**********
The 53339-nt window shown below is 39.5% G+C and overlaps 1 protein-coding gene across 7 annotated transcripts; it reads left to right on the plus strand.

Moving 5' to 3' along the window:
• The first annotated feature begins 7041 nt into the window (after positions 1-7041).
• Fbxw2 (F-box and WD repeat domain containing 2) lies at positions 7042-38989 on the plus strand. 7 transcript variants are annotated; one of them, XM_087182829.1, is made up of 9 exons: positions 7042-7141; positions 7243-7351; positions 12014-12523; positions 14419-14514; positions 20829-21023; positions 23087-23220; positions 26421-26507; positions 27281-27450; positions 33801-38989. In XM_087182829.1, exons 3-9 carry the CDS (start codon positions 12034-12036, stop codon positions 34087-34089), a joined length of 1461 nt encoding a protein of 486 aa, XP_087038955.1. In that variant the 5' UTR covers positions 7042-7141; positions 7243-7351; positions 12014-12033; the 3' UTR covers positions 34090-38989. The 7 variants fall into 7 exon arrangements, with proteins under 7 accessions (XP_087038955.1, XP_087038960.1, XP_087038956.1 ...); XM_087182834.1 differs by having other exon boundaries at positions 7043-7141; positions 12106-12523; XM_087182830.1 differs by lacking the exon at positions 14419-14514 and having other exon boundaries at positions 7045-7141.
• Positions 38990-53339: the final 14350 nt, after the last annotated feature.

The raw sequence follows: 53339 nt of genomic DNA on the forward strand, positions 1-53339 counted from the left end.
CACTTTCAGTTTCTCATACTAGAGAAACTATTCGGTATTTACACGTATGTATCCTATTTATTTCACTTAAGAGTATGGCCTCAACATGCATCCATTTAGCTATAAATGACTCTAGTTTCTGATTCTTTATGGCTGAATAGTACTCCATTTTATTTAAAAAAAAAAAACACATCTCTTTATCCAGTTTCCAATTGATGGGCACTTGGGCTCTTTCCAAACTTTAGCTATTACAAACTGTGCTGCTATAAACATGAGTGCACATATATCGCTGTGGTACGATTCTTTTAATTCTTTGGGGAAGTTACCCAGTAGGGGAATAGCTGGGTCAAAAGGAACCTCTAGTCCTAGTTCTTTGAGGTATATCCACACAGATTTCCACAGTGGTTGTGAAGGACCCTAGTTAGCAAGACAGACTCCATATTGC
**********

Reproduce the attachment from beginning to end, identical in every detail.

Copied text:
The 53339-nt window shown below is 39.5% G+C and overlaps 1 protein-coding gene across 7 annotated transcripts; it reads left to right on the plus strand.

Moving 5' to 3' along the window:
• The first annotated feature begins 7041 nt into the window (after positions 1-7041).
• Fbxw2 (F-box and WD repeat domain containing 2) lies at positions 7042-38989 on the plus strand. 7 transcript variants are annotated; one of them, XM_087182829.1, is made up of 9 exons: positions 7042-7141; positions 7243-7351; positions 12014-12523; positions 14419-14514; positions 20829-21023; positions 23087-23220; positions 26421-26507; positions 27281-27450; positions 33801-38989. In XM_087182829.1, exons 3-9 carry the CDS (start codon positions 12034-12036, stop codon positions 34087-34089), a joined length of 1461 nt encoding a protein of 486 aa, XP_087038955.1. In that variant the 5' UTR covers positions 7042-7141; positions 7243-7351; positions 12014-12033; the 3' UTR covers positions 34090-38989. The 7 variants fall into 7 exon arrangements, with proteins under 7 accessions (XP_087038955.1, XP_087038960.1, XP_087038956.1 ...); XM_087182834.1 differs by having other exon boundaries at positions 7043-7141; positions 12106-12523; XM_087182830.1 differs by lacking the exon at positions 14419-14514 and having other exon boundaries at positions 7045-7141.
• Positions 38990-53339: the final 14350 nt, after the last annotated feature.

The raw sequence follows: 53339 nt of genomic DNA on the forward strand, positions 1-53339 counted from the left end.
CACTTTCAGTTTCTCATACTAGAGAAACTATTCGGTATTTACACGTATGTATCCTATTTATTTCACTTAAGAGTATGGCCTCAACATGCATCCATTTAGCTATAAATGACTCTAGTTTCTGATTCTTTATGGCTGAATAGTACTCCATTTTATTTAAAAAAAAAAAACACATCTCTTTATCCAGTTTCCAATTGATGGGCACTTGGGCTCTTTCCAAACTTTAGCTATTACAAACTGTGCTGCTATAAACATGAGTGCACATATATCGCTGTGGTACGATTCTTTTAATTCTTTGGGGAAGTTACCCAGTAGGGGAATAGCTGGGTCAAAAGGAACCTCTAGTCCTAGTTCTTTGAGGTATATCCACACAGATTTCCACAGTGGTTGTGAAGGACCCTAGTTAGCAAGACAGACTCCATATTGC